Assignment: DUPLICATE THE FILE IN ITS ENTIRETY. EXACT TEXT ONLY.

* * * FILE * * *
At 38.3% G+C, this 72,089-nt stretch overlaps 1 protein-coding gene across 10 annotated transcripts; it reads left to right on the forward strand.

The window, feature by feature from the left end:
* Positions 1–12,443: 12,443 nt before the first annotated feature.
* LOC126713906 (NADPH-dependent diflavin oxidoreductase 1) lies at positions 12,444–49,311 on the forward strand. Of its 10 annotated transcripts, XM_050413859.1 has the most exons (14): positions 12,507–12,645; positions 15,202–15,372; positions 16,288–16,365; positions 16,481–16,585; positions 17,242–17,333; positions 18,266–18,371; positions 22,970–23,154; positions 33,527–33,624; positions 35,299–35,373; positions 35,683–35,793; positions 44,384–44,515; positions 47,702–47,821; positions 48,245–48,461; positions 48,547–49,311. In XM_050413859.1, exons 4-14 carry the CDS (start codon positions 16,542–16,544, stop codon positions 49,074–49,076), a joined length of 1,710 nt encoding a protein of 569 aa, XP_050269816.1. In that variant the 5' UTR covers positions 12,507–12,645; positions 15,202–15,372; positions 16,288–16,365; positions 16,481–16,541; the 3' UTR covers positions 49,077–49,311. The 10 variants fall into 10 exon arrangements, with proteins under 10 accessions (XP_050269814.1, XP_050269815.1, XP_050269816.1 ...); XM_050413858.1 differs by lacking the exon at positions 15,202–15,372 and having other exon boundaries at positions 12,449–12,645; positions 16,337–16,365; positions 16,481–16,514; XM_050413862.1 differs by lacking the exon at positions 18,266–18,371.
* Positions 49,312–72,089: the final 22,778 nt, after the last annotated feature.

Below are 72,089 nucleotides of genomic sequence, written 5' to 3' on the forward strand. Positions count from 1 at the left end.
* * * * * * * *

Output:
At 38.3% G+C, this 72,089-nt stretch overlaps 1 protein-coding gene across 10 annotated transcripts; it reads left to right on the forward strand.

The window, feature by feature from the left end:
* Positions 1–12,443: 12,443 nt before the first annotated feature.
* LOC126713906 (NADPH-dependent diflavin oxidoreductase 1) lies at positions 12,444–49,311 on the forward strand. Of its 10 annotated transcripts, XM_050413859.1 has the most exons (14): positions 12,507–12,645; positions 15,202–15,372; positions 16,288–16,365; positions 16,481–16,585; positions 17,242–17,333; positions 18,266–18,371; positions 22,970–23,154; positions 33,527–33,624; positions 35,299–35,373; positions 35,683–35,793; positions 44,384–44,515; positions 47,702–47,821; positions 48,245–48,461; positions 48,547–49,311. In XM_050413859.1, exons 4-14 carry the CDS (start codon positions 16,542–16,544, stop codon positions 49,074–49,076), a joined length of 1,710 nt encoding a protein of 569 aa, XP_050269816.1. In that variant the 5' UTR covers positions 12,507–12,645; positions 15,202–15,372; positions 16,288–16,365; positions 16,481–16,541; the 3' UTR covers positions 49,077–49,311. The 10 variants fall into 10 exon arrangements, with proteins under 10 accessions (XP_050269814.1, XP_050269815.1, XP_050269816.1 ...); XM_050413858.1 differs by lacking the exon at positions 15,202–15,372 and having other exon boundaries at positions 12,449–12,645; positions 16,337–16,365; positions 16,481–16,514; XM_050413862.1 differs by lacking the exon at positions 18,266–18,371.
* Positions 49,312–72,089: the final 22,778 nt, after the last annotated feature.

Below are 72,089 nucleotides of genomic sequence, written 5' to 3' on the forward strand. Positions count from 1 at the left end.